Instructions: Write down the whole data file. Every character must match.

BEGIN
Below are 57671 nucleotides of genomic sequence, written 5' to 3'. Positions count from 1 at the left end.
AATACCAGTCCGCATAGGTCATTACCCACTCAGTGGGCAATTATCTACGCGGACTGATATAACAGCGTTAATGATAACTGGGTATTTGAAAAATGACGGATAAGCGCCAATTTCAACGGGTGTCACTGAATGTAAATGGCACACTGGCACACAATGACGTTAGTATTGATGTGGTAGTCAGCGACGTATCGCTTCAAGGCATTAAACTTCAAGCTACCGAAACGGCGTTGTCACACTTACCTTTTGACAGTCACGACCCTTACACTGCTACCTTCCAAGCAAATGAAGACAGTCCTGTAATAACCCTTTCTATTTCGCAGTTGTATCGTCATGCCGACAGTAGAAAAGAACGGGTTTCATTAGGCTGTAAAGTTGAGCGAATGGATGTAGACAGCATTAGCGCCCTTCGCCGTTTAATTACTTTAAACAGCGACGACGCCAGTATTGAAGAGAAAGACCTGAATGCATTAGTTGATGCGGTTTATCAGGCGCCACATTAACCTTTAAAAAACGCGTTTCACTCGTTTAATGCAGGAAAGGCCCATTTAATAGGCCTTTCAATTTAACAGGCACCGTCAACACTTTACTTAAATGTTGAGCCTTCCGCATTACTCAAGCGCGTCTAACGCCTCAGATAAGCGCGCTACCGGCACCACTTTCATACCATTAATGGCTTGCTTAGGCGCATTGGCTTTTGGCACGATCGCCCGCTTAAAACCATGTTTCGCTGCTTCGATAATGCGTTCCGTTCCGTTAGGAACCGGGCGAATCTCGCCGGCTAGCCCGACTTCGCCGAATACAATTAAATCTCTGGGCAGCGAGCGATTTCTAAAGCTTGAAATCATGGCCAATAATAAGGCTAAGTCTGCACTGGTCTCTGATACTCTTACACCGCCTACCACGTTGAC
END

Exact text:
Below are 57671 nucleotides of genomic sequence, written 5' to 3'. Positions count from 1 at the left end.
AATACCAGTCCGCATAGGTCATTACCCACTCAGTGGGCAATTATCTACGCGGACTGATATAACAGCGTTAATGATAACTGGGTATTTGAAAAATGACGGATAAGCGCCAATTTCAACGGGTGTCACTGAATGTAAATGGCACACTGGCACACAATGACGTTAGTATTGATGTGGTAGTCAGCGACGTATCGCTTCAAGGCATTAAACTTCAAGCTACCGAAACGGCGTTGTCACACTTACCTTTTGACAGTCACGACCCTTACACTGCTACCTTCCAAGCAAATGAAGACAGTCCTGTAATAACCCTTTCTATTTCGCAGTTGTATCGTCATGCCGACAGTAGAAAAGAACGGGTTTCATTAGGCTGTAAAGTTGAGCGAATGGATGTAGACAGCATTAGCGCCCTTCGCCGTTTAATTACTTTAAACAGCGACGACGCCAGTATTGAAGAGAAAGACCTGAATGCATTAGTTGATGCGGTTTATCAGGCGCCACATTAACCTTTAAAAAACGCGTTTCACTCGTTTAATGCAGGAAAGGCCCATTTAATAGGCCTTTCAATTTAACAGGCACCGTCAACACTTTACTTAAATGTTGAGCCTTCCGCATTACTCAAGCGCGTCTAACGCCTCAGATAAGCGCGCTACCGGCACCACTTTCATACCATTAATGGCTTGCTTAGGCGCATTGGCTTTTGGCACGATCGCCCGCTTAAAACCATGTTTCGCTGCTTCGATAATGCGTTCCGTTCCGTTAGGAACCGGGCGAATCTCGCCGGCTAGCCCGACTTCGCCGAATACAATTAAATCTCTGGGCAGCGAGCGATTTCTAAAGCTTGAAATCATGGCCAATAATAAGGCTAAGTCTGCACTGGTCTCTGATACTCTTACACCGCCTACCACGTTGAC